Is Serving God Worth It?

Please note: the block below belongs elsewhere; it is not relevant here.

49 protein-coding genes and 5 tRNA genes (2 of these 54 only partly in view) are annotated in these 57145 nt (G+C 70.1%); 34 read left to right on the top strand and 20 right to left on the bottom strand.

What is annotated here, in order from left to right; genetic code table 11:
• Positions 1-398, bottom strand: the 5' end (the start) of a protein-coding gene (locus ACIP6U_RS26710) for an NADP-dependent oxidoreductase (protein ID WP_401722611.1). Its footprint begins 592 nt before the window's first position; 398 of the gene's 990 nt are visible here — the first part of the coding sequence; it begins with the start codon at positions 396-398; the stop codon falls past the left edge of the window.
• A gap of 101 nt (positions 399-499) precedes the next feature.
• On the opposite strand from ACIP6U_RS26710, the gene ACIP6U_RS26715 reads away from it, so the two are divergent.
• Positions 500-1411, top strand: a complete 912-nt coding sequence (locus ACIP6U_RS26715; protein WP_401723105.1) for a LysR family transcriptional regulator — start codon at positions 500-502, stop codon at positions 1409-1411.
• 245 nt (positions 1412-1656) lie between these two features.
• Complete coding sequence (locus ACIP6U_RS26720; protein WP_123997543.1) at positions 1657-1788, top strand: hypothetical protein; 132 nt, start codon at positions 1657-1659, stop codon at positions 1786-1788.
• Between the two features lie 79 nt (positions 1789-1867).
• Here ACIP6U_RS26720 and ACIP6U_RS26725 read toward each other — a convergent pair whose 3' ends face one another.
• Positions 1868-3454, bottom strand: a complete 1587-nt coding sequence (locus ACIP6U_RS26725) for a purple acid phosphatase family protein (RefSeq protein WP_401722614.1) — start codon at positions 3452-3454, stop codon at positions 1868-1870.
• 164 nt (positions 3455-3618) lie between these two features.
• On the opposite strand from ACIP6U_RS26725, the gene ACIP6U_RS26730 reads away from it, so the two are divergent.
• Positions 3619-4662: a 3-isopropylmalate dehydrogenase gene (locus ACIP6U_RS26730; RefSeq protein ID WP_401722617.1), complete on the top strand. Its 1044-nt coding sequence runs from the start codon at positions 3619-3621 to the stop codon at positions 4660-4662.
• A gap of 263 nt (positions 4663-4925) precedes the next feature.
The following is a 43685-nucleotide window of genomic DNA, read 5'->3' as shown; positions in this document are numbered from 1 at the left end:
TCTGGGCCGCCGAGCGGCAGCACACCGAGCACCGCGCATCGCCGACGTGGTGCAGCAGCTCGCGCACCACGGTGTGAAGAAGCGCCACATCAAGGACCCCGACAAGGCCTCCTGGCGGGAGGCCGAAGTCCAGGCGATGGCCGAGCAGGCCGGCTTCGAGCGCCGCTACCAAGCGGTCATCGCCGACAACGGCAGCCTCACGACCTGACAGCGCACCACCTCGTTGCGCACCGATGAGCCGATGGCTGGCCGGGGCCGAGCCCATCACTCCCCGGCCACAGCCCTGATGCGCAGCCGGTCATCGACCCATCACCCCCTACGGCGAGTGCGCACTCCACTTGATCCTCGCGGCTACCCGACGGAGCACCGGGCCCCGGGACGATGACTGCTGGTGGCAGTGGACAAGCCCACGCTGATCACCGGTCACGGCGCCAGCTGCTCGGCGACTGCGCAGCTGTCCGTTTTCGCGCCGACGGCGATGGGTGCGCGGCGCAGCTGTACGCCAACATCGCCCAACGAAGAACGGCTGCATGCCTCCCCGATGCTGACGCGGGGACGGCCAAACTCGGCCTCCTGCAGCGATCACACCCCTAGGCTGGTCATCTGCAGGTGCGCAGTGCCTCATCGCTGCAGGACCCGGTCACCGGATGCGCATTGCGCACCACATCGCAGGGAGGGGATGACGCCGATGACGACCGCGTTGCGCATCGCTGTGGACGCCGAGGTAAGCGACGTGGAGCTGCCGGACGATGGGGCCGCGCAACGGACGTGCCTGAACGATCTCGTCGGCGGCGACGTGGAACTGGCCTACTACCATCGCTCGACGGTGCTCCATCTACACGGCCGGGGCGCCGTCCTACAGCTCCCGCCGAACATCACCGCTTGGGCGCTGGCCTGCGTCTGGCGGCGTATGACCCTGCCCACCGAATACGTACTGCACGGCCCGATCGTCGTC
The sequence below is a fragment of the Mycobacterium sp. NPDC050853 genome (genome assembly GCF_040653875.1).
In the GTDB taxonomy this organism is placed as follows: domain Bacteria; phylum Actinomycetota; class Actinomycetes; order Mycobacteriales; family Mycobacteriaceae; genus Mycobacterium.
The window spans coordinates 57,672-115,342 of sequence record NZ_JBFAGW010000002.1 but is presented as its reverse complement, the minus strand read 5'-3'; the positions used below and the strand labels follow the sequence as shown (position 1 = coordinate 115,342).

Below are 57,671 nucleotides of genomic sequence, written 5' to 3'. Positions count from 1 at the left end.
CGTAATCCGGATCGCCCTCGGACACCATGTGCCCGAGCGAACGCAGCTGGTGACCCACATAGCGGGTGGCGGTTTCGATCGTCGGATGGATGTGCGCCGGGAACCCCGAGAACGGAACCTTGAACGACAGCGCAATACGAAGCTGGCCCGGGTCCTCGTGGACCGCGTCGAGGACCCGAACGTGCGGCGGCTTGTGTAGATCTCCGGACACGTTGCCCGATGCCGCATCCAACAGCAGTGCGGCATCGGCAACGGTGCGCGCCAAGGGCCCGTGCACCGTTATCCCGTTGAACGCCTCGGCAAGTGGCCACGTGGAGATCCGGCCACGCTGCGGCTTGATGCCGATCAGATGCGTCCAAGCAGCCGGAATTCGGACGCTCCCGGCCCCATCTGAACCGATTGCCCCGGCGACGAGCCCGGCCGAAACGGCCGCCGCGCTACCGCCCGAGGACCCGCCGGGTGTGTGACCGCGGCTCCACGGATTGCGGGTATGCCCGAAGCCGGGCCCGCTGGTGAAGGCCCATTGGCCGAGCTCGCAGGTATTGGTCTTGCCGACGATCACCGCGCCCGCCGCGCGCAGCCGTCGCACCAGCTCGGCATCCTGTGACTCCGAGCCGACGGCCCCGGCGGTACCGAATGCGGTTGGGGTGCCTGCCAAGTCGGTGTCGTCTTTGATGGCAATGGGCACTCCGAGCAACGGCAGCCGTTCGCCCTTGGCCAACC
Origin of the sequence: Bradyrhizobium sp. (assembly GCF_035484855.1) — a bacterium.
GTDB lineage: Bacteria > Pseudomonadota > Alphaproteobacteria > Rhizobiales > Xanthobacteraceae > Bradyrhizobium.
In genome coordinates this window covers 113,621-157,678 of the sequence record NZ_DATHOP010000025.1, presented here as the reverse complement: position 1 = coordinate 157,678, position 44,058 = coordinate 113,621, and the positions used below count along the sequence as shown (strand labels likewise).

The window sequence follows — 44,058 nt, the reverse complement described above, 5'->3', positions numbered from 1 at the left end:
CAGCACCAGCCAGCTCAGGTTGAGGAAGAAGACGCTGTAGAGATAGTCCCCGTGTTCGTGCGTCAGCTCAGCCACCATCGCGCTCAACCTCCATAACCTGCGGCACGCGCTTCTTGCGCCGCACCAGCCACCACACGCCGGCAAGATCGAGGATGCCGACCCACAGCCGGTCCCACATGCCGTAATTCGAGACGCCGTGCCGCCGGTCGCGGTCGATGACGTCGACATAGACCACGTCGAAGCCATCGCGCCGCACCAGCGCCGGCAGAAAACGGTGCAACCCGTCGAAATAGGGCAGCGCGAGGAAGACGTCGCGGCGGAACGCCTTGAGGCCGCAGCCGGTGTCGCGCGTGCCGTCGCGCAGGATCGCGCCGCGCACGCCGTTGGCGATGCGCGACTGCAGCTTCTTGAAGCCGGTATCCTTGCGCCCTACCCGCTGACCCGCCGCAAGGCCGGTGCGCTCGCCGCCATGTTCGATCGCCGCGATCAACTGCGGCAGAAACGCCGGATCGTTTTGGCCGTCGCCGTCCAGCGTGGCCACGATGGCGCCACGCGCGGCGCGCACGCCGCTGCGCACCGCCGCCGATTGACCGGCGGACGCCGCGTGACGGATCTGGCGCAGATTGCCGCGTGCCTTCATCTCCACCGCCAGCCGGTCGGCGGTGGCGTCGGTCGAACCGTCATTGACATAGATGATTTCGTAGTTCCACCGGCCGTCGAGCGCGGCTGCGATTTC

Conclusion Is Serving God Worth It? Malachi 3:13-4:6 Pastor Pat Damiani November 26, 2017 Have you ever asked the question – Is serving God really worth it? I know that I’ve certainly done that in my life and my guess is that most of you have done that at some point in your life as well. Maybe at work you’re the model employee. You show up on time for work every day, you are honest and hard- working and try your best to work as if working for the Lord and not just for men. And then when it comes time for the big promotion, it goes to the guy who goes out for a beer with the boss every day after work even though he comes in to work late every day, takes a long lunch and spends most of his day gossiping in the office. So you’re at least tempted to ask, “Is serving God really worth it?” You do the very best you know how to apply Biblical principles with your finances. You give the first portion of your income to God every month. You don’t borrow money to buy things that you don’t really need. You are honest on your tax returns and pay your taxes. You carefully budget your money. And yet, it seems that you barely are able to make ends meet. And then you think of your neighbor next door who always complains that he is up to his eyeballs in debt. But he is driving a fancy new car, his family goes out to eat at expensive restaurants all the time and they take an lavish vacation every year. Aren’t you at least tempted to think, “Is it really worth it to serve God?” Maybe you’ve been involved in just about every ministry in the church and have always served God just as faithfully as you know how. But you still can’t get pregnant or you have a miscarriage, or your child is born with serious health issues or someone in your family gets cancer. And the family next door who wants nothing at all to do with God has a perfectly healthy family. In that situation, it’s only natural to ask if serving God is really worth it. Not surprisingly, that is a question has been asked for a long time and this morning as we conclude our year long journey through the Old Testament, that question is the one that the prophet Malachi deals with at the very end of the Old Testament. Before we read that passage, let’s think about the journey we have taken this year. We began with Adam and Eve where we saw God’s grace and mercy demonstrated as He provided a covering for their sin and made a promise that one day a Savior would come from among their descendants, one who would “bruise the head” of Satan. God expanded upon that promise over the next several thousand years through 5 more covenants: • In Genesis 9, God made a covenant with Noah that He would never again destroy the entire earth with a flood. • In Genesis 12, God made a covenant with Abraham and promised to make his descendants into a great nation, give them their own land and to bless all the nations of the earth through that chosen people. • In Exodus, God made a covenant with Moses, in which He promised to bless His people and make them His treasured possession if they would obey Him. • In 2 Samuel 7, God makes a covenant with David in which He promises that one of his descendants will rule over Israel forever. • Despite the failure of God’s people to live up to these covenants, we see in Jeremiah 31 that God makes a new covenant with Israel and Judah in which He promises to reunite them and to change their hearts and to forgive their sins. But as the Jews returned to Jerusalem after their exile in Babylon, none of these promises has been fulfilled fully due primarily to the fact that God’s chosen people had continued to rebel against Him throughout their history. So one last time, God sends a prophet to speak to His people and plead with them to return to God. And when the people once again fail to heed his warnings, as they have done time after time throughout their history, God no longer speaks to His people directly for over 400 years. Malachi, whose name means “my messenger”, comes to remind the people of God’s covenants and His love for them. But we get a pretty good idea of the mindset of the people right at the beginning of the book of Malachi. In verse 2, God says “I have loved you”, but the people immediately question that love when they respond, “How have you loved us?” In the remainder of the book, Malachi shows the people all the different ways that they have rejected God ins spite of His love for them. And then as the Old Testament comes to a close, we find the answer to the question we posed earlier – Is it really worth it to serve God? [Read Malachi 3:13-4:6] In this passage Malachi takes both a positive and a negative approach to the question of whether it is worth it to serve God. Although we’ll take a look at both approaches, I want to primarily focus on the positive. And when we do that, here is the main message we find in this passage: Serving God is worth it because God delights in saving those who delight in serving Him In verse 18, Malachi makes a clear distinction between two groups – the righteous who serve God and the wicked, who do not. And the clear implication is that everyone falls into one of those two groups – there is no other option. And depending on which of the two groups you are in, this passage will either be one of the most delightful, encouraging, hopeful passages in the Bible or it will scare you silly. Before we go any further this morning, it is important for us to make sure that we don’t draw the wrong conclusions from that verse. God, is not saying that serving Him makes a person righteous or that it earns God’s salvation. That would be contrary to everything else that we’ve seen in the Old Testament as well as what we find in the New Testament. From cover to cover the Bible makes it clear that there is nothing that man can do on his own to become righteous before God – not even serving God makes a man righteous. In Romans 4, Paul described the process by which both Abraham and David were declared righteous by God. And when we looked at that passage a while back, we summarized that chapter like this: My standing with God is dependent on what I receive not what I achieve The only way that I can possibly be made righteous before God is to put my complete confidence in what He did for me through His Son, Jesus. And when I do that God chooses to credit the righteousness of Jesus to my account. All I can do to receive that righteousness that God offers to me through His Son. I can’t do anything to earn or achieve it. So if serving God is not the means by which I become righteous, then exactly is the connection between serving God and being righteous? If I am serving God, that is the evidence that God has already made me righteous. In other words, I am not righteous because I serve God, I serve God because He has already made me righteous. Conversely, no one is declared wicked because he or she does not serve God; those people don’t serve God because they are already wicked because they have failed to put their faith in Jesus. Does everyone understand the difference? This is an extremely important point so if you still have questions I don’t want to go on until we’ve answered them. With that in mind, we’re now ready to see what we can learn by looking at those two groups of people. We’ll start with the wicked – those who have decided that it is not worth it to serve God. In verses 14-15, They claim that it is vain to serve God and that there is no profit in keeping His Word. They support their answer to the question by noting that they see the arrogant being blessed and evildoers prosper. Maybe their pagan neighbors have bigger houses or bigger flocks or better crops. So, because they are only focused on the here and now and on their own personal situation, they conclude that it’s not worth it to serve God. Now let’s skip ahead to verse 1 of chapter 4, God where reveals the fate of the wicked who choose not to serve Him. There is a day coming when the arrogant and the evildoers are going to face God’s wrath and judgment. And that is not going to be a pleasant experience. We find many more details about what this judgment is going to look like elsewhere in both the Old and New Testaments and we obviously don’t have time to go into that in detail this morning since it is not our main focus. But I do want to point out one important aspect of that judgment. Some have used passages like this to teach a doctrine of annihilation, which holds that the wicked will cease to exist once they are judged by God. Frankly that would be much more bearable than what we see in the teachings of Jesus and elsewhere in the Bible that describe how the wicked will suffer eternal punishment in a place called the lake of fire where they will be “tormented day and night forever and ever” (Revelation 20:10). Unfortunately, this group is comprised of the majority of the people in Jerusalem. But the good news is that, just as we have seen all throughout the Old Testament, there is a faithful remnant who has decided that… Serving God is worth it because God delights in saving those who delight in serving Him In this passage we find both a description of the character of the people who delight in serving God as well as a description of what it looks like when God saves them. We’ll look first at the character of... Those who delight in serving God: 1. Fear Him This is so important that Malachi mentions it three times in this passage – twice in verse 16 and then again in chapter 4, verse 2. We have talked before about what it means to fear God before and we have said that it describes “reverence” or “awe”. My favorite way to describe what it means to fear God is to think of it in terms of God taking our breath away. And I think that those ideas are all helpful. But at the same time, we can’t ignore the fact that the Hebrew word that is translated “fear” when it pertains to God is used elsewhere in the Old Testament to just mean plain old “fear”. And there is certainly a sense in which fearing God like that is actually beneficial because it keeps us from caving in to our own sinful nature. I think that is why in Romans 3, where Paul is writing about the sinfulness of man he quotes from Psalm 36: “There is no fear of God before their eyes.” (Romans 3:18 ESV) Because of the sin nature that we all possess, we don’t naturally fear God and that causes us to easily fall into sin. Certainly, our culture lacks that kind of fear of God. How else can you explain that a candidate for governor in Ohio assumed that the best way to deal with any accusations of sexual harassment in today’s feeding frenzy in the media was to publicly brag on Facebook about the 50 women he has been with over the past 50 years. No one with a healthy fear of God could ever do something like that. This passage also makes it clear that in the end everyone will fear God. We either fear Him now and let that be a constraint on sin in our lives or we will fear Him later when we face His judgment. 2. Encourage one another While we don’t know specifically what those who feared the Lord were speaking to each other about in verse 16, I think we can at least get a feel for the nature of their conversations from the context. This remnant who remained faithful to God in the midst of the evil around them was undoubtedly encouraging each other to remain faithful in the midst of that culture. I can’t help but think of the words of the author of Hebrews here: And let us consider how to stir up one another to love and good works, not neglecting to meet together, as is the habit of some, but encouraging one another, and all the more as you see the Day drawing near. (Hebrews 10:24–25 ESV) While we have a few people here at TFC like Susan Hawthorne and Carol Chisen who constantly encourage others, in general this is an area where I think we could improve a lot. In our humanity, we have a natural tendency to complain more than we encourage. As a result we tend to take for granted many of the selfless ways that other people serve our body, so we never take time to thank them or encourage them. But as soon as something isn’t quite to our liking or someone makes a mistake, we’re sure quick to point that out. Let me make this really practical. When is the last time you thanked the people who minister to your children in Children’s Church, in the nursery or in their Bible study? When is the last time you thanked our greeters or thanked Carol and Jon who clean up after the refreshments every week? When is the last time you thanked Dave for running our worship software or Jon and Maribel for running the sound and our streaming? When is the last time you thanked the Worship Team for the time they put in each week to prepare for Sunday mornings? 3. Esteem His name As we’ve often talked about before, names in the Hebrew culture were more than just a title that is used to identify someone – they were used to describe the essence of who a person was. That is why God often told people what name they were to give to their child. Other times He gave people a new name like he did when he changed Abram’s name – which means “exalted father” – to Abraham – which means “father of a multitude” as a reminder of the covenant He had made with him. The word “esteem” comes from an accounting term that can mean to count or account or to determine value. The idea here is that this faithful remnant really valued God and who He is. And that they attempted to testify to His worth by the way they lived their lives. When we gather together to worship, one of the ways we esteem God’s name is by singing about the name of God and we have several songs we sing regularly that focus on that. But an even more important way to esteem God’s name is by living in a way that brings attention to Him – who He is and what He does. 4. Obey Him The last command in the Old Testament is found in verse 4 of chapter 4. It is a command to remember the law of Moses. In English, the word “remember” merely means to call something to mind, but the Hebrew word used here conveys much more than just mental recognition: “remember” (Hebrew “zakar”) = “to bring to mind and act accordingly” So when God commands his people to remember the law, He is calling them to be a covenant keeping people who not only know the law, but also put it into practice. The examples I gave earlier about circumstances that might cause us to question whether it is worth it to serve God all had one thing in common – they all involved a focus on self and on my desires and needs. But each of these four character traits of those who delight in serving God do just the opposite – they put our focus on God and on the needs of others. And when we’re able to do that, God has some unbelievable blessings in store for us. Let’s briefly look at what this passage reveals about… How God delights in saving those who serve Him: 1. He pays attention to them As the faithful remnant encouraged each other, God was eavesdropping on their conversation. In verse 16, we learn that God paid attention to what they were saying and he heard them. This is such an encouraging verse. So many times when we’re going through difficulties or when we see the wicked prospering right before our eyes and evil going unpunished, it’s easy to think that God just isn’t paying any attention. But this verse assures us that He sees and hears and that He is paying very close attention to our lives. 2. He remembers them If you ever come up to me on Sunday morning to ask something of me or to share some information that I need, you should know that I’ll ask you to either give me a written note with the information or email me because otherwise I’m likely to forget it. Ask the worship team how long it took me to get a new instrument cable for my guitar because I didn’t write it down and I kept forgetting to do that. Obviously God has a much better memory than I do. He never forgets anything. So why would He need to write anything down like He does with the book of remembrance? I think there are two things going on here. First, Malachi is using this language just to reinforce the idea that God remembers those who are faithful to Him. I’ll share the second reason with you in just a moment. 3. He makes them His treasured possession There is an echo here of God’s covenant with Moses in the book of Exodus that I refereed to earlier. There God had promised that if the people would obey His voice and keep His covenant that they would be His treasured possession. We see here that those who serve God have tremendous value in His eyes. In fact, they are so valuable to Him that He was willing to send His own Son to earth to die on a cross to make it possible for them to become righteous so that they could have a relationship with Him. 4. He spares them Not only does God promise that He will spare those who serve Him from His future wrath, but there is a hint here of exactly how God is going to do that through His son who serves Him. There is little doubt that this a reference to Jesus. I’ll came back to that in a moment. 5. He vindicates them There will come a day in which God will make known the distinction between the righteous and the wicked. Remember a few minutes ago I said I’d tell you the second reason for the book of remembrance. While I can’t be dogmatic here, it seems that God is going to use that book not to remind Himself of who has remained faithful to him, but rather He will use that book as a written record to prove the faithfulness of the remnant. When the wicked question why they are facing God’s wrath while others are not, God will show them this book as evidence of their faithfulness. 6. He sends His Son for them There are some commentators who hold that the reference to the sun of righteousness in verse 2 is not a reference to Jesus, but rather is just a description of the conditions that will exist during the millennial reign of Jesus at His second coming. But Zechariah, the father of John the Baptist certainly seems to connect that idea to Jesus: And you, child, will be called the prophet of the Most High; for you will go before the Lord to prepare his ways, to give knowledge of salvation to his people in the forgiveness of their sins, because of the tender mercy of our God, whereby the sunrise shall visit us from on high to give light to those who sit in darkness and in the shadow of death, to guide our feet into the way of peace.” (Luke 1:76–79 ESV) The connection between this section of Malachi and Jesus is further supported by God’s promise here in Malachi to send Elijah before the Day of the Lord comes. Those of you who were with us during our sermon series on the Day of the Lord may remember that the “Day of the Lord” is one of those prophetic events that has a dual fulfillment. It was fulfilled in part with Jesus’ first coming and it will be completely fulfilled with His second coming, when He returns as judge to pour out God’s wrath as describe in Malachi 4:1. When the angel came to Zechariah to reveal the birth of John the Baptist, he said that John would come “in the spirit and power of Elijah” (Luke 1:17) and Jesus also confirmed that John had come to carry out the role of Elijah in preparing the way for His first coming (Matthew 11:7-14). But even without those clear connections, as the Old Testament closes we would expect some kind of a bridge to the New Testament, some assurance that God was not done with His people, some ray of hope for a future reconciliation with God. And only Jesus provides for all of that. Today we live in a time that is not altogether different than the one the Jews lived in a little over 400 years before Jesus came to earth for the first time. Like them, we live in a world where the fear of God is rare and where the wicked and the unfaithful often prosper while the faithful and the righteous suffer. So from the world’s perspective it does seem like it is vain to serve God and that there is no profit in doing so. But if you’ll take the time to consider these six things that characterize God’s delight in serving us, how could you not think that it is worthwhile to serve God? Serving God is worth it because God delights in saving those who delight in serving Him I’ve never been big on trying to “scare” people into the kingdom of God. But as we’ve seen this morning, the proper kind of fear of God is actually very beneficial. Perhaps there is someone here this morning who would honestly have to say that you don’t delight in serving God. If that’s the case, then based on the Scripture passage that we looked at this morning, I’d say there is a pretty good chance that is because you’ve never genuinely put your faith in Jesus alone. And as we’ve seen this morning, the consequences for those who do not delight in serving God are horrible. And I don’t want anyone here this morning to ever have to experience that. So if you’ve never committed your life to Jesus and made Him both Savior and Lord, will you do that right now? For the rest of us who have already made that decision, I want to encourage you to spend some time meditating on how God delights in saving you this week. Maybe just take one of those six aspect of His salvation each day and meditate on it and thank God for that. Questions for the Bible Roundtable 1. In your own words, describe what it means to “fear” God. What are some healthy and unhealthy ways to fear Him? 2. What are some appropriate ways to include the concept of God’s wrath when we share the gospel with others? What are some inappropriate ways to do that? 3. What are some practical ways we can “esteem God’s name”? 4. Why do you think it is often easier for us to criticize than to encourage each other? What practical steps can we take to do a better job of encouraging each other. 5. What do you think God meant when He spoke about “turning the hearts of fathers to their children and the hearts of children to their fathers”?